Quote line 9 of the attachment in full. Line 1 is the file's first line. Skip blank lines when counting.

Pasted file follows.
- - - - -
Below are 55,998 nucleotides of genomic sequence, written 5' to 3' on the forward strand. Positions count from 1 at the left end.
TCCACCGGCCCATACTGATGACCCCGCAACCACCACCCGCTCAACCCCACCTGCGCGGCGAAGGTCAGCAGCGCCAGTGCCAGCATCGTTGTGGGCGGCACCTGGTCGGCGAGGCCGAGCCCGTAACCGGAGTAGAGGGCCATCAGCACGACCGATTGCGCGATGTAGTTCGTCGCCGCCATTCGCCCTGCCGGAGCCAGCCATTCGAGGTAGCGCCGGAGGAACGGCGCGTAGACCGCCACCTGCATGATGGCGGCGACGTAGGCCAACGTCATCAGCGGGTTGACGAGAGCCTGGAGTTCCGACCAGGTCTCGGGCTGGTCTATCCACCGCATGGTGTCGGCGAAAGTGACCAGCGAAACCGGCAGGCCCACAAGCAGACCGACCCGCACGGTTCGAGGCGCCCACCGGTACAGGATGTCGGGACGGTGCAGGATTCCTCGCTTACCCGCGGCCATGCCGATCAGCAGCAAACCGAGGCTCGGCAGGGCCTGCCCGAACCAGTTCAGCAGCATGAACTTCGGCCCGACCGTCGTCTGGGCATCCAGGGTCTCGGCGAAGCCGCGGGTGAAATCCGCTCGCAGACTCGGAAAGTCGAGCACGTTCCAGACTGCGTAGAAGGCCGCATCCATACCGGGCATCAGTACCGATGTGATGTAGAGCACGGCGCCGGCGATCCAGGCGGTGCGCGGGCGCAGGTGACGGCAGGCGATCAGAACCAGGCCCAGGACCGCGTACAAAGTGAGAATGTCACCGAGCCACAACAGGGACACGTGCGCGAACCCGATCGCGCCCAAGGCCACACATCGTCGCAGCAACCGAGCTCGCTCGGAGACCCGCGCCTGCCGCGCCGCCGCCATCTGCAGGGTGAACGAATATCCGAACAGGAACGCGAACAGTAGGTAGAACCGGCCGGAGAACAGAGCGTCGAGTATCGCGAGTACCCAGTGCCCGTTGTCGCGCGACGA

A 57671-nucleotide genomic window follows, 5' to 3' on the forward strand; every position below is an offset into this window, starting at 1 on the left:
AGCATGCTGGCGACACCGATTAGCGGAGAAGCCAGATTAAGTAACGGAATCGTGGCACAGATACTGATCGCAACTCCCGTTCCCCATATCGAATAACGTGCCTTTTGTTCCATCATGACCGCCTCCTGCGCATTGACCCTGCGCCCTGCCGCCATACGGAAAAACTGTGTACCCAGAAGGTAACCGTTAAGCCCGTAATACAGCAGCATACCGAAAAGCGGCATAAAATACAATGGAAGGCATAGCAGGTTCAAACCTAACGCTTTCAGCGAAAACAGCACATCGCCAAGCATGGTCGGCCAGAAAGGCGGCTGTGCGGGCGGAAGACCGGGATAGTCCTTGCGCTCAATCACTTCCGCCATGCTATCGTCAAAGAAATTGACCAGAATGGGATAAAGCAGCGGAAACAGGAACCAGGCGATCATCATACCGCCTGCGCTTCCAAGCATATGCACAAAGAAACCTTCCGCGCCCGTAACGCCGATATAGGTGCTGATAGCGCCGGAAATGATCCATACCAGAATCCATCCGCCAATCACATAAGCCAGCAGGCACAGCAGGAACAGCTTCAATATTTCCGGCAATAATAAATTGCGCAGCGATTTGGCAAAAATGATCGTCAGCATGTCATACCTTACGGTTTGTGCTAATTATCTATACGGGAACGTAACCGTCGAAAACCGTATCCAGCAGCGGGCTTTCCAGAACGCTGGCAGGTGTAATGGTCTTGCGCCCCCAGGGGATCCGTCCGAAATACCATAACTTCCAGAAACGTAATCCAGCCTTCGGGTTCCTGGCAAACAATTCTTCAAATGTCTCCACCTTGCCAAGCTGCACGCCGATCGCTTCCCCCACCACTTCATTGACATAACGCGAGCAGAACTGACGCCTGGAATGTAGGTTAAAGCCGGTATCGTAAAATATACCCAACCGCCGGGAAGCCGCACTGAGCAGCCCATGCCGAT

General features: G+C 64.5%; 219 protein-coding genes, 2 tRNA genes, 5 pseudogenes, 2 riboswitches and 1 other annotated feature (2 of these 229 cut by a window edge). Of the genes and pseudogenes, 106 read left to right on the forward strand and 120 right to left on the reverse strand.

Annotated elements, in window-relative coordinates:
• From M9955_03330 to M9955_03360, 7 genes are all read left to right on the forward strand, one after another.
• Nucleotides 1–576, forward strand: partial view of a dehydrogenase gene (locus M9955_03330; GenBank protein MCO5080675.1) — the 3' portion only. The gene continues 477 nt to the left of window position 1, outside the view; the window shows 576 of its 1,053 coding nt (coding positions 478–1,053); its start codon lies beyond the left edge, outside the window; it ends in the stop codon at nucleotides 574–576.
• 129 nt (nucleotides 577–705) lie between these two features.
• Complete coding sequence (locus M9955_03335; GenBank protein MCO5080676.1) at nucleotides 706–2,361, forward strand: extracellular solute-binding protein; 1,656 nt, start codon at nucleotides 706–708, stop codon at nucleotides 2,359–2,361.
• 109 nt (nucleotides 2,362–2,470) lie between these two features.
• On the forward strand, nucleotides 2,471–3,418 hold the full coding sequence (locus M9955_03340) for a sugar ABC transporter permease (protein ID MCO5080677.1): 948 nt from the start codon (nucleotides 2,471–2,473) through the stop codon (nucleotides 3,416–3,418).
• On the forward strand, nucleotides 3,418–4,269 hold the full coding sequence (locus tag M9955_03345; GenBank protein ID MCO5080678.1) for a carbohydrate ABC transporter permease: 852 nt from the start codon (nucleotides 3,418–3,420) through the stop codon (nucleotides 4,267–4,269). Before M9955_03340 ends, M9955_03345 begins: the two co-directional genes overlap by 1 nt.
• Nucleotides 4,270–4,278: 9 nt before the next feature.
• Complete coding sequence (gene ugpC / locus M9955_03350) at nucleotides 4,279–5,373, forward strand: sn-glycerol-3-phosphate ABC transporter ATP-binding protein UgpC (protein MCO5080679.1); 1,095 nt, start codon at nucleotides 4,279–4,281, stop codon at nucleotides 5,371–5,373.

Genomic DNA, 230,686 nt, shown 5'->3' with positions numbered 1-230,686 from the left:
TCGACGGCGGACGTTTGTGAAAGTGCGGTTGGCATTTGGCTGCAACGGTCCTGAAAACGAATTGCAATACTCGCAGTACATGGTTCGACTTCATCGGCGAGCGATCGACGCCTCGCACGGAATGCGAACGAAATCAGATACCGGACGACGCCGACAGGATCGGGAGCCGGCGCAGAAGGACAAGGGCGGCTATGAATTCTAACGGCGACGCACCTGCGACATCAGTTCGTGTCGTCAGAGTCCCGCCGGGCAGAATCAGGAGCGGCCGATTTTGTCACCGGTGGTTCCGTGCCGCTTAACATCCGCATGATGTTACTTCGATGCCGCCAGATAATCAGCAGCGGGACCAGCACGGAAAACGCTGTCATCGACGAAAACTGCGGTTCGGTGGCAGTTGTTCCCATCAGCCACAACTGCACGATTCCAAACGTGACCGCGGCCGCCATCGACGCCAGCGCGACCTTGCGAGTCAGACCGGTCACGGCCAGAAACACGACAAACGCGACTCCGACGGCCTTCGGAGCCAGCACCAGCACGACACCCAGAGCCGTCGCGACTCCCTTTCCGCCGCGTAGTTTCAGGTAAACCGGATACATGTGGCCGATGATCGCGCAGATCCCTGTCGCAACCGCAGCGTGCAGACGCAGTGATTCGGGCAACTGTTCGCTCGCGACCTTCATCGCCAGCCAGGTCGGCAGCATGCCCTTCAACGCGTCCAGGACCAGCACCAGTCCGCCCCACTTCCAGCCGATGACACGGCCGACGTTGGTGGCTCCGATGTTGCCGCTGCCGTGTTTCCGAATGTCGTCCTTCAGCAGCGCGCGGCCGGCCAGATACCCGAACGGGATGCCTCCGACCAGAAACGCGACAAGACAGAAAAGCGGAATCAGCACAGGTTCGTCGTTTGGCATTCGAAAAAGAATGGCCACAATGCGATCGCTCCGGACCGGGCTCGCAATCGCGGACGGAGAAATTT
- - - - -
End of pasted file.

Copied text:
• 129 nt (nucleotides 577–705) lie between these two features.